Anal fissure

Anal fissure

View as Grid List

2 Items

Set Descending Direction
  1. Generic: Heparin Sodium
    Equivalent Brand: Liquaemin
    1 Tube
  2. Generic: Lidocaine + Nifedipine
    Equivalent Brand: Anobliss
    1 Tube
per page

An anal fissure is a small tear or cut in the lining of the anus, which can cause pain and discomfort during bowel movements. While anal fissures are a common condition, they can be quite uncomfortable. Here are key aspects of anal fissures:


  • Straining During Bowel Movements: Hard or large stools can cause stretching and tearing of the anal lining during bowel movements.
  • Constipation: Chronic constipation can lead to the passage of dry and hard stools, increasing the risk of fissures.
  • Diarrhea: Prolonged or chronic diarrhea can irritate and damage the anal lining.
  • Childbirth: Anal fissures can occur in women after childbirth, especially during vaginal delivery.
  • Anal Trauma: Injury to the anal area, such as from anal intercourse or the insertion of foreign objects, can contribute to fissures.


  • Pain During Bowel Movements: Pain and discomfort, often described as a sharp or burning sensation, during and after bowel movements.
  • Bright Red Blood: The presence of bright red blood on toilet paper or in the toilet bowl after a bowel movement.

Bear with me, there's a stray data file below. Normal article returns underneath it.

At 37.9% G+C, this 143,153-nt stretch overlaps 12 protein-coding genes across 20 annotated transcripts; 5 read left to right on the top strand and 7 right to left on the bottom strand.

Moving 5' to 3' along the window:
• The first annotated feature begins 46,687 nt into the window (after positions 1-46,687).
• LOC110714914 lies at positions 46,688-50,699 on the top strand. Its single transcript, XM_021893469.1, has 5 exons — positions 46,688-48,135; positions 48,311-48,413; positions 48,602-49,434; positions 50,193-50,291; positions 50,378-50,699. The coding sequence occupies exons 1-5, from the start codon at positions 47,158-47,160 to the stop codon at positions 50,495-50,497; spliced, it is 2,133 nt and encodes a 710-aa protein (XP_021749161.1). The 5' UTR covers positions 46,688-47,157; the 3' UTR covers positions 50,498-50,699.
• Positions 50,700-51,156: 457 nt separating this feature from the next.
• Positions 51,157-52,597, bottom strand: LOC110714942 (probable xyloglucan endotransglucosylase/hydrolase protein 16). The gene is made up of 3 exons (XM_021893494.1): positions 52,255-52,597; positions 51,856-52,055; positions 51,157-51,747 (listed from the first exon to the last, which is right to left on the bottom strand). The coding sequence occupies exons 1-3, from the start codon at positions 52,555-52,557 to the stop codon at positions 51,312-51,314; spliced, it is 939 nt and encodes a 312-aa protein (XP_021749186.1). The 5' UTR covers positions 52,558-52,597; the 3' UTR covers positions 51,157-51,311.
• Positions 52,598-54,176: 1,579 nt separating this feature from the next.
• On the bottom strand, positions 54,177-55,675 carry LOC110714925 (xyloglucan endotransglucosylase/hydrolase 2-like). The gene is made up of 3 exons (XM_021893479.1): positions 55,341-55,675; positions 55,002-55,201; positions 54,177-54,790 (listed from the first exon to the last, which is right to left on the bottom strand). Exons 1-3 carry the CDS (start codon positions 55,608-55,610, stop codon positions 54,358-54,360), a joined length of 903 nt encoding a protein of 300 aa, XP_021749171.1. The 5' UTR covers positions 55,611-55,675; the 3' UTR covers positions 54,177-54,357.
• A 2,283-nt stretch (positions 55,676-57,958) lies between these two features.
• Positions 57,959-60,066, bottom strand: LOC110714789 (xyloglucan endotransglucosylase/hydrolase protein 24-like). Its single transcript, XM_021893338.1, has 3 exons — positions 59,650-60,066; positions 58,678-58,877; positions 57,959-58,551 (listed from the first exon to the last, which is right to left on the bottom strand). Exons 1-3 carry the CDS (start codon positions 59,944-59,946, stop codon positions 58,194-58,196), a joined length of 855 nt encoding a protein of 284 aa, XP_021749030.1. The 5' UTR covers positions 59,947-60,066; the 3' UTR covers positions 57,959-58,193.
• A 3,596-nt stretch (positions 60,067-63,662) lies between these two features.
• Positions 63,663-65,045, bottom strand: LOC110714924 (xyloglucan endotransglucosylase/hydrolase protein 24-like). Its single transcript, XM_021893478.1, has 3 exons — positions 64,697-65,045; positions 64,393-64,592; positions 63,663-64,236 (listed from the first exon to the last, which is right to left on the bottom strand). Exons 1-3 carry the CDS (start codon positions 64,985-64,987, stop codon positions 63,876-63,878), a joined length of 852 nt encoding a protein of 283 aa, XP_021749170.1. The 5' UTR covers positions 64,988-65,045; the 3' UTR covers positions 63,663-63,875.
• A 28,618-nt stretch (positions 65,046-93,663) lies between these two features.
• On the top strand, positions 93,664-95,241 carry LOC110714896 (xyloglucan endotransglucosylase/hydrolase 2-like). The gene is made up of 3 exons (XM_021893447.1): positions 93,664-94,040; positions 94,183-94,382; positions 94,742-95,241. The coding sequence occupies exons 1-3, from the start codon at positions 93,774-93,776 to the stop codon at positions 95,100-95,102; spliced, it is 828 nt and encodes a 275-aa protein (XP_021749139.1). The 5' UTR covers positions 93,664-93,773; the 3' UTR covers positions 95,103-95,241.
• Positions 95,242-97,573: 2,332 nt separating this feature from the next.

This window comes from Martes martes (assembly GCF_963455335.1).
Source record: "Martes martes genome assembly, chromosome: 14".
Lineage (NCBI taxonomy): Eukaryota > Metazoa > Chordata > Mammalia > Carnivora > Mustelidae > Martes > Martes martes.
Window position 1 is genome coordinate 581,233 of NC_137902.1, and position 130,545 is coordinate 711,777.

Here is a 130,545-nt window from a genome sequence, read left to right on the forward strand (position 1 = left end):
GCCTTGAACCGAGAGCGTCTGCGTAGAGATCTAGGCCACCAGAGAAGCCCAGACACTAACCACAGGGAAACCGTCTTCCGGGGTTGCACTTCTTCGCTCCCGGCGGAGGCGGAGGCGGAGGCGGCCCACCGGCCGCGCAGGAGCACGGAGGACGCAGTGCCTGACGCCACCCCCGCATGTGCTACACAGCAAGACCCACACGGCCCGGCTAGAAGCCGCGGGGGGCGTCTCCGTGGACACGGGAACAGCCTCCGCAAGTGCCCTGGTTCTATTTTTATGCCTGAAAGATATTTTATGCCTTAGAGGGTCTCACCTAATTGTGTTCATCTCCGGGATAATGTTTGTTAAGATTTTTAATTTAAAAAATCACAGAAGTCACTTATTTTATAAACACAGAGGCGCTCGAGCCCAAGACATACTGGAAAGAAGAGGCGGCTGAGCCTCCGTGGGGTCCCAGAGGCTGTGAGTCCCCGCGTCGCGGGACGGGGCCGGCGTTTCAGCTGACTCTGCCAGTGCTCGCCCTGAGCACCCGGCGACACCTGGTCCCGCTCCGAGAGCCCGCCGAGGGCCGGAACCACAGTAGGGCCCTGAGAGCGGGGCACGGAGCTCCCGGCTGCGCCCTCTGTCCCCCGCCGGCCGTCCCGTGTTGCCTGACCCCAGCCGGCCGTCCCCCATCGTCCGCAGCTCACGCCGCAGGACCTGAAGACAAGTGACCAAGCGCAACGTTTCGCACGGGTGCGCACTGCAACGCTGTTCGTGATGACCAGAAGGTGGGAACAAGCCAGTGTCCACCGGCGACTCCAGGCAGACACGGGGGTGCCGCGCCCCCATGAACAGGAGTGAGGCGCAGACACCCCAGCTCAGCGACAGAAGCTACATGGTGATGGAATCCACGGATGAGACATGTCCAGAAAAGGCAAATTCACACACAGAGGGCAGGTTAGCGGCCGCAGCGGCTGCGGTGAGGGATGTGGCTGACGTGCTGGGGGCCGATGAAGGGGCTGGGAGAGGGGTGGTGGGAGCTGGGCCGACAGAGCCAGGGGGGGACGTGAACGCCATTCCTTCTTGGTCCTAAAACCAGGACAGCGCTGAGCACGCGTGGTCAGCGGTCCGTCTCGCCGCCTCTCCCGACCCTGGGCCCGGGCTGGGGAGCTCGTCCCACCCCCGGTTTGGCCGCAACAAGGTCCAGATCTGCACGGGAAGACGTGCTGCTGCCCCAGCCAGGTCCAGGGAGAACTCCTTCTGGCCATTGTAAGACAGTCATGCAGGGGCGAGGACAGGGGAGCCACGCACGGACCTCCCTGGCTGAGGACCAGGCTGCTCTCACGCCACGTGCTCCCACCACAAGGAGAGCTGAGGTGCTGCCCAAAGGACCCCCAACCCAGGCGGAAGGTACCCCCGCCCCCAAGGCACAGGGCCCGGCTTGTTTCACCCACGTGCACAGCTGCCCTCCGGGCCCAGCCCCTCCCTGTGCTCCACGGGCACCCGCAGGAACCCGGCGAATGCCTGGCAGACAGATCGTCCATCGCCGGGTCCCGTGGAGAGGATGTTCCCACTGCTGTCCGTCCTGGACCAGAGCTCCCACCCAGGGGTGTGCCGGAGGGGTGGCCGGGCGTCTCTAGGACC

• Itching: Itching or irritation around the anal area.
  • Muscle Spasms (Anal Fissure Spasm): The anal sphincter muscles may go into spasm, causing additional pain.

Treatment and Management:

  • Dietary Changes: Increasing fiber intake through fruits, vegetables, and whole grains can soften stools and promote regular bowel movements.
  • Hydration: Staying well-hydrated helps maintain softer stools.
  • Warm Sitz Baths: Soaking the anal area in warm water for 10-15 minutes several times a day can help relieve discomfort and promote healing.
  • Topical Analgesics: Over-the-counter creams or ointments containing local anesthetics or topical steroids may be recommended for pain relief and reducing inflammation.
  • Stool Softeners: These medications can help prevent constipation and promote softer stools.
  • Prescription Medications: In some cases, medications like nitroglycerin ointment may be prescribed to relax the anal sphincter muscles.
  • Botulinum Toxin Injection: In cases of persistent sphincter spasms, botulinum toxin (Botox) injections may be considered to relax the muscles.
  • Lateral Internal Sphincterotomy: In cases where conservative measures are ineffective, a surgical procedure known as a lateral internal sphincterotomy may be performed to relax the anal sphincter.


  • Maintaining Regular Bowel Movements: Avoiding prolonged periods of constipation or diarrhea helps prevent the development of anal fissures.
  • Healthy Diet: A diet rich in fiber and adequate hydration contribute to softer stools and easier bowel movements.
  • Good Hygiene: Keeping the anal area clean and dry can help prevent irritation and reduce the risk of fissures.
  • Avoid Straining: Straining during bowel movements should be minimized to reduce the pressure on the anal canal.

Anal fissures are usually treatable with conservative measures, but persistent or severe cases may require medical intervention. It's important to consult with a healthcare professional for an accurate diagnosis and appropriate treatment based on individual circumstances.

Read More